Friday, January 18, 2013

Merck has credible excuses for being beaten on D-Day penicillin by Pfizer - but none whatsoever for being crushed by Commercial Solvent

Merck, the OSRD, Florey's Oxford team (all part of the synthetic penicillin obsession) continue to have many defenders among academia.

Yes, one academic excuse goes, yes Merck failed to deliver much penicillin to the D-Day beaches - that was left to Pfizer, which had been a major partner of Merck and Squibb in the three year long effort to produce commercial amounts of penicillin.

But, the excuse went, Pfizer had 20 years of highly successful fermentation experience before late 1941and the commercial penicillin project's beginnings.

But how then to explain the huge success of Commercial Solvents  in producing medical grade penicillin from a cold start in January 1944 to levels twice that of Merck in just four months and then levels six or seven times higher than Merck in just three more months after that?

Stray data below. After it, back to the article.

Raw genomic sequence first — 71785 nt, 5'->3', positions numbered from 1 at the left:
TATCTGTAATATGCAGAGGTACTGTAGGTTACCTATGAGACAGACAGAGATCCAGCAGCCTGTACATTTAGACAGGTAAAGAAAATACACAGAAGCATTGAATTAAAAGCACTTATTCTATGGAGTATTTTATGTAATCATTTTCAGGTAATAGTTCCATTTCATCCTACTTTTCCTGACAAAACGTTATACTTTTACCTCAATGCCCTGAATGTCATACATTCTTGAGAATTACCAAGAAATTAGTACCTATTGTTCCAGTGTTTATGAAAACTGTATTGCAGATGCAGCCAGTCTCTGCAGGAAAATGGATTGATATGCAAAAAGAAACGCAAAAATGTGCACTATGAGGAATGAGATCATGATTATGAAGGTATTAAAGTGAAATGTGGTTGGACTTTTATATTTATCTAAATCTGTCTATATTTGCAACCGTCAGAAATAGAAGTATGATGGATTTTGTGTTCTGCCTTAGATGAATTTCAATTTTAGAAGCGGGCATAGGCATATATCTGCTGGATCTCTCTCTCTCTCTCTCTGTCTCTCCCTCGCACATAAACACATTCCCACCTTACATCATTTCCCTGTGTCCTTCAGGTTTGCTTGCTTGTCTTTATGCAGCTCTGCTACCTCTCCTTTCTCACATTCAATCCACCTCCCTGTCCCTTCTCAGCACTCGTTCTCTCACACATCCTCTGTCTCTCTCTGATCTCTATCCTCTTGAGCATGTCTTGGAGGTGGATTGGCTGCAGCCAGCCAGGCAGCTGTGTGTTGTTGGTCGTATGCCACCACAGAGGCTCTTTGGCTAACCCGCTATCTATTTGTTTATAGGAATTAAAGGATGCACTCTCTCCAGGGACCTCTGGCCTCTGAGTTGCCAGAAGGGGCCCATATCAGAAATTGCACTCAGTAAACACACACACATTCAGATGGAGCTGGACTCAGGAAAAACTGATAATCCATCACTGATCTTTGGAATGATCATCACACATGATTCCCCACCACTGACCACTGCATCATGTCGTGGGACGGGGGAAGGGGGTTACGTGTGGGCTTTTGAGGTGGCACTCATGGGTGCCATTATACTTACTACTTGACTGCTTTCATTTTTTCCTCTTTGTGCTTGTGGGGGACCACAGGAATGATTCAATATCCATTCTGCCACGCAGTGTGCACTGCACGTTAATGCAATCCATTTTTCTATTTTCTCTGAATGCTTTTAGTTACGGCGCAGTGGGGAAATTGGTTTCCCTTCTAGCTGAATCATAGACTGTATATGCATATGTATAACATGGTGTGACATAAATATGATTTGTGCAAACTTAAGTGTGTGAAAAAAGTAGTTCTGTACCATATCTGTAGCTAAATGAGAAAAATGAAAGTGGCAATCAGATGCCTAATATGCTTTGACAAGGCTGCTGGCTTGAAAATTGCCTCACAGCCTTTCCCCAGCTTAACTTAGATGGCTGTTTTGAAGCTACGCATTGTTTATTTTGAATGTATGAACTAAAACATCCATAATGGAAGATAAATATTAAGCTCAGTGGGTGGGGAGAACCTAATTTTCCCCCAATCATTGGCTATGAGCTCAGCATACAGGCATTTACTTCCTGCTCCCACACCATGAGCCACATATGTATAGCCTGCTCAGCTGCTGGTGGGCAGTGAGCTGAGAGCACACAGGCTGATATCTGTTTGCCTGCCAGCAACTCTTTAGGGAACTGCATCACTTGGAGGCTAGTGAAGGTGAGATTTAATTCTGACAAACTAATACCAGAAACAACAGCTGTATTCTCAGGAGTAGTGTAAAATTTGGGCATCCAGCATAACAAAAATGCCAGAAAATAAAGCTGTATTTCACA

True, Commercial Solvent had 30 years of success in industrial grade fermentation in making bulk acetone but had never done anything even remote to pharmaceutical levels of purity and cleanliness.

But there it was - passing an increasingly demanding FDA testing requirements with its tens of billions of units of injectable penicillin.

Clearly, the supposedly-arcane craft could be learned fairly quickly, if a corporate culture demanded it.

Even Squibb redeemed itself by well beating Merck's output, by late 1944 .

Merck lost the race for one reason only : hubris.

It thought that since it had synthesized a few 300 molecular weight molecules that all 300 weight biological molecules were a piece of cake.

Tell that to  penicillin with a weight of 334 and still not commercially synthesized.

Or tell it to quinine , molecular weight 324, and 200 years after Man-The-Almighty first started to synthesize it, still without a commercially viable synthesis technique at hand....

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